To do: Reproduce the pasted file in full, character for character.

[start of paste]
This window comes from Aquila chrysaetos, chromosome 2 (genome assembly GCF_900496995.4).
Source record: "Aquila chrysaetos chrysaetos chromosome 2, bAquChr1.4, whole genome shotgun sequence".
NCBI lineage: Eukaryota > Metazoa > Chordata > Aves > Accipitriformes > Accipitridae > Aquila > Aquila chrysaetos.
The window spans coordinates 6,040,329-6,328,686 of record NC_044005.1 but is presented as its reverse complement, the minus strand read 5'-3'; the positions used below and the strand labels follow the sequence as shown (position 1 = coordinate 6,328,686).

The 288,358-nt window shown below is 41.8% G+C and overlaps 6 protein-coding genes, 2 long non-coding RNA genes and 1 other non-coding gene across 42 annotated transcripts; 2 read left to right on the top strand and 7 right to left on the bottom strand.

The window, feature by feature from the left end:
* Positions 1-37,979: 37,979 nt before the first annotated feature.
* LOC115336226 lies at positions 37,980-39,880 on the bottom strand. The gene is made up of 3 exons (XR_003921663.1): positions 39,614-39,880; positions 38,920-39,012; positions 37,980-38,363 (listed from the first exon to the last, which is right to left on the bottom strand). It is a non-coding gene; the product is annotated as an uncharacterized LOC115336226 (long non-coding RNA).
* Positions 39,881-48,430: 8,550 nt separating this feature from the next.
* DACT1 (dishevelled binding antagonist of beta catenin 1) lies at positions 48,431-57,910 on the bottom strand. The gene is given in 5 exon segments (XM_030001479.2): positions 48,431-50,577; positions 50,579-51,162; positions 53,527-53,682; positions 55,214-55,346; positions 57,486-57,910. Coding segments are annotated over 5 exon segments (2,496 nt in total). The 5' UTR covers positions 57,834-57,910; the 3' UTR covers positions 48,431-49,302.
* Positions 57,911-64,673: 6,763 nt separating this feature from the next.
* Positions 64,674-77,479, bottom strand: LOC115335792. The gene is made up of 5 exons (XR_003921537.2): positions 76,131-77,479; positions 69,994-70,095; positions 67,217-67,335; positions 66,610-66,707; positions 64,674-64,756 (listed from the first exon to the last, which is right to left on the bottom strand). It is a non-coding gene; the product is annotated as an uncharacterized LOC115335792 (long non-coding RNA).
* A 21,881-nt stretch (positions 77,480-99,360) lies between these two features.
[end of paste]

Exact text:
This window comes from Aquila chrysaetos, chromosome 2 (genome assembly GCF_900496995.4).
Source record: "Aquila chrysaetos chrysaetos chromosome 2, bAquChr1.4, whole genome shotgun sequence".
NCBI lineage: Eukaryota > Metazoa > Chordata > Aves > Accipitriformes > Accipitridae > Aquila > Aquila chrysaetos.
The window spans coordinates 6,040,329-6,328,686 of record NC_044005.1 but is presented as its reverse complement, the minus strand read 5'-3'; the positions used below and the strand labels follow the sequence as shown (position 1 = coordinate 6,328,686).

The 288,358-nt window shown below is 41.8% G+C and overlaps 6 protein-coding genes, 2 long non-coding RNA genes and 1 other non-coding gene across 42 annotated transcripts; 2 read left to right on the top strand and 7 right to left on the bottom strand.

The window, feature by feature from the left end:
* Positions 1-37,979: 37,979 nt before the first annotated feature.
* LOC115336226 lies at positions 37,980-39,880 on the bottom strand. The gene is made up of 3 exons (XR_003921663.1): positions 39,614-39,880; positions 38,920-39,012; positions 37,980-38,363 (listed from the first exon to the last, which is right to left on the bottom strand). It is a non-coding gene; the product is annotated as an uncharacterized LOC115336226 (long non-coding RNA).
* Positions 39,881-48,430: 8,550 nt separating this feature from the next.
* DACT1 (dishevelled binding antagonist of beta catenin 1) lies at positions 48,431-57,910 on the bottom strand. The gene is given in 5 exon segments (XM_030001479.2): positions 48,431-50,577; positions 50,579-51,162; positions 53,527-53,682; positions 55,214-55,346; positions 57,486-57,910. Coding segments are annotated over 5 exon segments (2,496 nt in total). The 5' UTR covers positions 57,834-57,910; the 3' UTR covers positions 48,431-49,302.
* Positions 57,911-64,673: 6,763 nt separating this feature from the next.
* Positions 64,674-77,479, bottom strand: LOC115335792. The gene is made up of 5 exons (XR_003921537.2): positions 76,131-77,479; positions 69,994-70,095; positions 67,217-67,335; positions 66,610-66,707; positions 64,674-64,756 (listed from the first exon to the last, which is right to left on the bottom strand). It is a non-coding gene; the product is annotated as an uncharacterized LOC115335792 (long non-coding RNA).
* A 21,881-nt stretch (positions 77,480-99,360) lies between these two features.